Norbert Ghisoland, Untitled (c. 1920–1923). Gelatin Silver Print. 50 x 40 cm. © Estate of Norbert Ghisoland. Courtesy Gallery FIFTY ONE [left].
Seydou Keïta, Untitled (1958). Gelatin silver print, printed 1998. 60 x 50 cm. © Estate of Seydou Keïta. Courtesy Gallery FIFTY ONE [right].
To launch its 20th year of existence, Gallery FIFTY ONE is delighted to present its upcoming duo-show including studio portraits by Norbert Ghisoland and Seydou Keïta. Both coming from different backgrounds and eras, they share quite a few similarities. The studio portraits of ordinary people, taken in different social contexts, give us a glimpse of how both photographers captured the surrounding society within the small constraints of their studios.
Seydou Keïta (Mali, 1920–France, 2001) has been introduced to the art world by the gallerist in 1995–even before the official opening of the gallery in 2000. Keïta has been a part of the represented artists ever since. He belongs to a generation of African photographers who enjoyed an international recognition only at a later stage of his life. This exhibition will only feature life-time prints signed by the artist.
Keïta started making furniture and spending a lot of time as an apprentice of Pierre Garnier, who had his own studio. Just like a few other Malian photographers such as Kouyaté and Sidibé he learned the trade and soon realised that there was an enormous demand for individual pictures. This drove him to open his own studio in 1948. Up until then, western settlers had had a lot of trouble convincing the local population of having their pictures taken as they believed they would lose their identity. With Keita all became different: he was part of their community and let them choose the image that would be given to the close family or friends.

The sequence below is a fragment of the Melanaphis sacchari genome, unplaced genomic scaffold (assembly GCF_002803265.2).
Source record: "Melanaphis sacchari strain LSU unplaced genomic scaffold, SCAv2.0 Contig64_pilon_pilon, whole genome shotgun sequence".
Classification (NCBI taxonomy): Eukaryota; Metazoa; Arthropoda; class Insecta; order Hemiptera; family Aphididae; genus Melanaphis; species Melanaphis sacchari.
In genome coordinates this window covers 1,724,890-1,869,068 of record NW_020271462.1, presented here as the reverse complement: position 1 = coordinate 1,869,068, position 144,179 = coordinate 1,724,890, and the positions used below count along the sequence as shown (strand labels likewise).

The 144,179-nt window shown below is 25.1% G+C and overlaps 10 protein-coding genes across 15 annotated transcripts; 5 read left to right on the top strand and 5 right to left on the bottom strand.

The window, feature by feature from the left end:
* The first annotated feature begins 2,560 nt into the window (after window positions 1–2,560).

From then on people queued up to have their pictures taken. The sole desire of people posing in front if Keïta's lens was to look their best. To accomplish this, Keïta gave them costumes, accessories and furniture to further enhance their appearance. Men, women and children, all look perfectly elegant. If we look beyond the aesthetics of the black-and-white pictures, Keita shows us a portrait of Malian society in full transition.
Finally Keita was to become the country's official photographer, and stopped working in 1977. Nevertheless, it took many years for his work to get the proper recognition and be included in the famous Rencontres de Bamako.
Norbert Ghisoland (Belgium, 1878–1939) comes from the coal-mining region of 'Le Borinage', in Belgium where he opened his shop and studio. He was able to attract a whole crowd of people wanting to be photographed either as individuals or in groups. Not only local miners came by but also middle-class people, military men, clergymen, sportsmen, young and old. Norbert Ghisoland chose the setting and poses of his models, either in a specific decor or in front of a white backdrop, always capturing them in a most positive way.
Ghisoland showed a lot of emotion towards all his models. They either sit or stand with their hands folded or with one hand simply resting on the shoulder of a friend or relative posing next to them, all of them without a trace of a smile on their faces as they come from Le Pays Noir, the local coal-mining area.
Tormented by the pre-war times and worried at the thought of his son being called up in the army, Norbert Ghisoland passed away in 1939 at the age of 61, leaving behind a unique testimony about his fellow people of the coal mining era.
Ghisoland's work has been shown on an international scale on several occasions with the 2013 Venice Biennale as a highlight.
This exhibition creates an interesting dialogue between two studio-photographers from different time periods and locations, but aiming to achieve the same goal: to create a moment of peace and quiet in the rough day to day lives and entertaining their models using accessories such as watches, hats, bikes, etc., that weren't available to everyone at that time.
Press release courtesy Gallery Fifty One.